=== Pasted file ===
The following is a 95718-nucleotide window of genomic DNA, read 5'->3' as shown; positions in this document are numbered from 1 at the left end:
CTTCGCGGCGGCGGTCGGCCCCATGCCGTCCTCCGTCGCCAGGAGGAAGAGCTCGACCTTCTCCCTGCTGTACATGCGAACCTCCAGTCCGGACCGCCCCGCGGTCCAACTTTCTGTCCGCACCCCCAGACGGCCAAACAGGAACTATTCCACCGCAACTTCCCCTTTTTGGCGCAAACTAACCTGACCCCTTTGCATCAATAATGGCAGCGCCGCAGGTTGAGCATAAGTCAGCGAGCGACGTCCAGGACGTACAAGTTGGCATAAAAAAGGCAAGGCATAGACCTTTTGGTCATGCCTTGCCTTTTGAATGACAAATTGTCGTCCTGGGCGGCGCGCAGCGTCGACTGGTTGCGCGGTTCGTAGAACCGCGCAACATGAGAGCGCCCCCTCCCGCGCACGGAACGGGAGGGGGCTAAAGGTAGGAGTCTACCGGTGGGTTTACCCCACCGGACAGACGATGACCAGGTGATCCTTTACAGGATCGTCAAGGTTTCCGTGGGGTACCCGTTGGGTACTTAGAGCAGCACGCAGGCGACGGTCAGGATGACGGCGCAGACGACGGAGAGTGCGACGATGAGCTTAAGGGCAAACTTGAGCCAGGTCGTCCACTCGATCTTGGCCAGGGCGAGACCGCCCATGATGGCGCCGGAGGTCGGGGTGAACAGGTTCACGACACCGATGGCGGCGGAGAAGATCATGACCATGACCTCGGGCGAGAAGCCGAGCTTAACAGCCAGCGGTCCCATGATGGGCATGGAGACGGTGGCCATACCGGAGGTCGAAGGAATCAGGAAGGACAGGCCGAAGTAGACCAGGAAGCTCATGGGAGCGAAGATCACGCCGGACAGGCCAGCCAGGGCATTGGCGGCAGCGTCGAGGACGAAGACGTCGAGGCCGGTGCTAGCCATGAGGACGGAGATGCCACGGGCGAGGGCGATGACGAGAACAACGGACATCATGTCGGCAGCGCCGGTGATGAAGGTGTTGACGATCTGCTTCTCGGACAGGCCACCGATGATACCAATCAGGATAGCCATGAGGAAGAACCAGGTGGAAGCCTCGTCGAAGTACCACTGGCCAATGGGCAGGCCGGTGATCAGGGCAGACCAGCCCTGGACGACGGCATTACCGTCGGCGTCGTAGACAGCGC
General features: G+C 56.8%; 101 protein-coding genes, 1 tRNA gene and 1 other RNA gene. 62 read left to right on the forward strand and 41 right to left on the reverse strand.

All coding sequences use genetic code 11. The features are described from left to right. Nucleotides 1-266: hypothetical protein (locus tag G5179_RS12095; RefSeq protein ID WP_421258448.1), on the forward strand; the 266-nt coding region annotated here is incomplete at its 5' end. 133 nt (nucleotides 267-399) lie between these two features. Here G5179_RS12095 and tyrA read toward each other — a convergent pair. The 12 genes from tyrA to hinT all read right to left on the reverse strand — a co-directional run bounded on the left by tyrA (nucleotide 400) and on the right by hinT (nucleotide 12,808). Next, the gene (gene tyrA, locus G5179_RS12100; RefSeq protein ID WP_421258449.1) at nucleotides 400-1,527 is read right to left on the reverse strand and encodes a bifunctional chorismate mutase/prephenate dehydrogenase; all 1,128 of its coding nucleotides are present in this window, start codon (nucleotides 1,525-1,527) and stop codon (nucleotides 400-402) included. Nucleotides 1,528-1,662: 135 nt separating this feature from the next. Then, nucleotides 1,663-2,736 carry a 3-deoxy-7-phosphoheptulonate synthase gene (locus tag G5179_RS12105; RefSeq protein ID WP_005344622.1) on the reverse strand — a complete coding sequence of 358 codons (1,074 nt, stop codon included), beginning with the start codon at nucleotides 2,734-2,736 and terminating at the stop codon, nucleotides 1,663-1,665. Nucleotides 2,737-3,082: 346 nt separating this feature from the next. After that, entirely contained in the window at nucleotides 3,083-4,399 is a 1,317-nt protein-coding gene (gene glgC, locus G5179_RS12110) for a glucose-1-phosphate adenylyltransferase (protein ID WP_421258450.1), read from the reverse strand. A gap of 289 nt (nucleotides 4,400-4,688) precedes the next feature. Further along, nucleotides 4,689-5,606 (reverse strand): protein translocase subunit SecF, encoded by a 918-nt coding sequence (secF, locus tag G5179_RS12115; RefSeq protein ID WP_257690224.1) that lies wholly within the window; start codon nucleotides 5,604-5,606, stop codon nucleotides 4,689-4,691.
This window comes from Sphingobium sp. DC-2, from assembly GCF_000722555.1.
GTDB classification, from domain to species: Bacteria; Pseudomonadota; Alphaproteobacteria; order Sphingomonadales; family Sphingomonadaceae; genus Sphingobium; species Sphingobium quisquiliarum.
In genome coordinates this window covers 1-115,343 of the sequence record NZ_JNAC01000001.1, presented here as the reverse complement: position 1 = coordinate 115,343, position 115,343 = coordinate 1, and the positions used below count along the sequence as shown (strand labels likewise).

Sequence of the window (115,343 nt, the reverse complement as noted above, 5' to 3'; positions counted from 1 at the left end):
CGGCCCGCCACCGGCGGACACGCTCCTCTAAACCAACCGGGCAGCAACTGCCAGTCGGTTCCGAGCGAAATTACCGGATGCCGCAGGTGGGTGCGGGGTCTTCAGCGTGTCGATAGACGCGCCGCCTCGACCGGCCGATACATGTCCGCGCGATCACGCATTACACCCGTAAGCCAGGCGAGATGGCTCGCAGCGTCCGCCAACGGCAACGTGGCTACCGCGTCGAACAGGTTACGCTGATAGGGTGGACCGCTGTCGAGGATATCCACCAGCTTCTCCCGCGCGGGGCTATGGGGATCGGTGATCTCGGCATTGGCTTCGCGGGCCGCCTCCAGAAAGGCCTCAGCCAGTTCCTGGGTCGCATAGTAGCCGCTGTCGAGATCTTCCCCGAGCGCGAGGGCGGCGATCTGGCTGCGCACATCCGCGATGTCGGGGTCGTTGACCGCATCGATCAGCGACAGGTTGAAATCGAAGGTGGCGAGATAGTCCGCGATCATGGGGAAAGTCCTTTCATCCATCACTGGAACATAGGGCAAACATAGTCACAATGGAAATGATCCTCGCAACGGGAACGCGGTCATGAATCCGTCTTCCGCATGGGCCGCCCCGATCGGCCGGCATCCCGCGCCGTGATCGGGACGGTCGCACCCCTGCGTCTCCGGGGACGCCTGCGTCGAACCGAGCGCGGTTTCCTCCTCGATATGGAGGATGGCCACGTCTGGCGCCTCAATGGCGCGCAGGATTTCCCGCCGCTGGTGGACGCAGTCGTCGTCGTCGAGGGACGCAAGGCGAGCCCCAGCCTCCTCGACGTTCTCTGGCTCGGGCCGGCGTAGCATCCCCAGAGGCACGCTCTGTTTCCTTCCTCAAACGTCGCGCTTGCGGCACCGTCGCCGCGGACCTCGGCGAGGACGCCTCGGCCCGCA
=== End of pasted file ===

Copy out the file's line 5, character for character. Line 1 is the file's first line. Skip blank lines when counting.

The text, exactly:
This window comes from Sphingobium sp. DC-2, from assembly GCF_000722555.1.